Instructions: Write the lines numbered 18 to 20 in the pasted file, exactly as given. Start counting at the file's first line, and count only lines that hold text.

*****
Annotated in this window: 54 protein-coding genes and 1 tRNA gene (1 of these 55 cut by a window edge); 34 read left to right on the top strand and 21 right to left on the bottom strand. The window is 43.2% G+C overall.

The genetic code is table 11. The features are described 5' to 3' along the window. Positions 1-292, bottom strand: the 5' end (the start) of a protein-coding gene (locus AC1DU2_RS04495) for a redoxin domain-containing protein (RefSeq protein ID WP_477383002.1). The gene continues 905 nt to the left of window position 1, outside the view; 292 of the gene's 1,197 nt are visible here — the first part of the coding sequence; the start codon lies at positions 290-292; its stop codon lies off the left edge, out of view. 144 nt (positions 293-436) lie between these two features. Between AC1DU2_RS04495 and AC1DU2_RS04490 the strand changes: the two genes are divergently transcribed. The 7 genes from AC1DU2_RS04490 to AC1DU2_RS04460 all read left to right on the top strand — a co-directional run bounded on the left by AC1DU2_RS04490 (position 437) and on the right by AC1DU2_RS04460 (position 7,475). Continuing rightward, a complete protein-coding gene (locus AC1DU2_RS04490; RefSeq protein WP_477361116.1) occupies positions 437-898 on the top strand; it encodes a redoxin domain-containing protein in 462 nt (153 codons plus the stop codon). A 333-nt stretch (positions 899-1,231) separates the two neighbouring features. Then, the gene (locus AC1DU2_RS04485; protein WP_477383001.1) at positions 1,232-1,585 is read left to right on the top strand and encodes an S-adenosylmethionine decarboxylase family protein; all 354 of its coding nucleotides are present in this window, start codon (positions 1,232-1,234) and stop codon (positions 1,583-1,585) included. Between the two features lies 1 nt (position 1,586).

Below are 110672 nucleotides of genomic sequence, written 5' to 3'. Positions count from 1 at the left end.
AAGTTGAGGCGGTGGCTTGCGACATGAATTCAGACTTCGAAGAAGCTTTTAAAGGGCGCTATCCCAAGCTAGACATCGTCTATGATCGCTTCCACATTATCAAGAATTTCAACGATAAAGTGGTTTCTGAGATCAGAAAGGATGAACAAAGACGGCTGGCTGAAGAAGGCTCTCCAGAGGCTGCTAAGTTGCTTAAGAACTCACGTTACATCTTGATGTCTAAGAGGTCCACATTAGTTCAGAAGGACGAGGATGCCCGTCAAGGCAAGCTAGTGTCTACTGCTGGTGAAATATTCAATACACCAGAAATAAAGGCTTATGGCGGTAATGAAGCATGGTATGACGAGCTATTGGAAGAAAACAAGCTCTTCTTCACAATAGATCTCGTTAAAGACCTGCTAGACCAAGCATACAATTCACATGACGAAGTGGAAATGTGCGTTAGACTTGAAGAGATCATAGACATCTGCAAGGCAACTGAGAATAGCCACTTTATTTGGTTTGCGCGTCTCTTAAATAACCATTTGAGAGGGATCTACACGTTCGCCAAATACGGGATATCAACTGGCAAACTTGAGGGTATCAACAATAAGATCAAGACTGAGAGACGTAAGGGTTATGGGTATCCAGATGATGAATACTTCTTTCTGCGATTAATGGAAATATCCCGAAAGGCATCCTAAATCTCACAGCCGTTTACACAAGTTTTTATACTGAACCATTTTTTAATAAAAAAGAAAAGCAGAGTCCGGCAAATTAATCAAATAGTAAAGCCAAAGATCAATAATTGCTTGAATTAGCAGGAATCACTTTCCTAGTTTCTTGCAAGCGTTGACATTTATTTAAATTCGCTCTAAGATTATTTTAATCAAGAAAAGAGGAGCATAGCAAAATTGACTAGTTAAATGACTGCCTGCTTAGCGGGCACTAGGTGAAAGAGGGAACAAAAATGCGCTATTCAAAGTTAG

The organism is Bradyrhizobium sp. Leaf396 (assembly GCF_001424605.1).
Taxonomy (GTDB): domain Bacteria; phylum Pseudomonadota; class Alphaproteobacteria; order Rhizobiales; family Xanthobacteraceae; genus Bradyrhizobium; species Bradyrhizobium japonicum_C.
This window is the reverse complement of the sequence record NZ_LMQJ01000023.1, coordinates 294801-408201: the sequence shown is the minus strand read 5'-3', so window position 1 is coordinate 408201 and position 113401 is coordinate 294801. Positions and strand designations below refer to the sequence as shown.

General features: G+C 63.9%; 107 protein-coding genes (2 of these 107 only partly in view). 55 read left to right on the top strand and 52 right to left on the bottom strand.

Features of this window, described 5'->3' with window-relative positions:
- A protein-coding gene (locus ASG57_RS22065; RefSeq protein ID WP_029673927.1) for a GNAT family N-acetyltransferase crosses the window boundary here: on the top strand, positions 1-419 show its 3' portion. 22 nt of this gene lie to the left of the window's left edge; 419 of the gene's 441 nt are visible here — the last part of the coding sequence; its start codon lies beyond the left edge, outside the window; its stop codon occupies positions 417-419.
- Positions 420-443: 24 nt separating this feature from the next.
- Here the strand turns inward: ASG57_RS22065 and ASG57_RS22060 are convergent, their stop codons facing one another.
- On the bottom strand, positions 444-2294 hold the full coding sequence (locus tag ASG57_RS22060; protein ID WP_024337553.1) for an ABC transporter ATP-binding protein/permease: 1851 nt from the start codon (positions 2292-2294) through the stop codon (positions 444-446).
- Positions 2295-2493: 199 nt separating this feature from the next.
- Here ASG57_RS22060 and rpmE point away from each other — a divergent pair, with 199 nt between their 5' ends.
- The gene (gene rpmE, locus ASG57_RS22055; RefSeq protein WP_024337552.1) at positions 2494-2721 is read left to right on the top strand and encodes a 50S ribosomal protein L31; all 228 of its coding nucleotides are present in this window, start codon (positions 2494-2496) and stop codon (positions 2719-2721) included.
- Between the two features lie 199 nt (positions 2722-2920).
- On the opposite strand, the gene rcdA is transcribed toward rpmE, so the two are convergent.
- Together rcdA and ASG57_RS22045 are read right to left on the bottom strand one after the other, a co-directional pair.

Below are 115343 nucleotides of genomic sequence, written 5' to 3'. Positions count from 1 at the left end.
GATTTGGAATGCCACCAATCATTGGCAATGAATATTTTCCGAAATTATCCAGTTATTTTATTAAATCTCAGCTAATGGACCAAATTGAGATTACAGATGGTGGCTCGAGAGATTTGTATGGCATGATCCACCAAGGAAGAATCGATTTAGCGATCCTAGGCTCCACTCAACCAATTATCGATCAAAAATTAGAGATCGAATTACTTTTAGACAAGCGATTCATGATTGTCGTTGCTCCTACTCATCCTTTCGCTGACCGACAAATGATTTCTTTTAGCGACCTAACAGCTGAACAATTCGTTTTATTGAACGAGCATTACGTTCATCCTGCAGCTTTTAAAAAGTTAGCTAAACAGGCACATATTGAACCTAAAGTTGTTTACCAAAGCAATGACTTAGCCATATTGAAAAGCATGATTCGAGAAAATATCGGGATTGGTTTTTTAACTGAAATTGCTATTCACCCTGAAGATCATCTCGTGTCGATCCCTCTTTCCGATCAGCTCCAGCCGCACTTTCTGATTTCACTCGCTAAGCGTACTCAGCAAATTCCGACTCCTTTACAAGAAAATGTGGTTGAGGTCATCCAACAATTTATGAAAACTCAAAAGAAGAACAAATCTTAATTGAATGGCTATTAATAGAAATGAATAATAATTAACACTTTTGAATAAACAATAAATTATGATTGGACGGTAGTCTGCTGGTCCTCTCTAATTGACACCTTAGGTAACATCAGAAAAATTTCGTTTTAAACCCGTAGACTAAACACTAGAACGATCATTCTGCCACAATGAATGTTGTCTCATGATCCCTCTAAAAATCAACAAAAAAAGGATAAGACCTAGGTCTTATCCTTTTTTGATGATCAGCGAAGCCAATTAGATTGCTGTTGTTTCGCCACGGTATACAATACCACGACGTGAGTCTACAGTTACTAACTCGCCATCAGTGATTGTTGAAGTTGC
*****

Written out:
- On the opposite strand, the gene rcdA is transcribed toward rpmE, so the two are convergent.
- Together rcdA and ASG57_RS22045 are read right to left on the bottom strand one after the other, a co-directional pair.

Below are 115343 nucleotides of genomic sequence, written 5' to 3'. Positions count from 1 at the left end.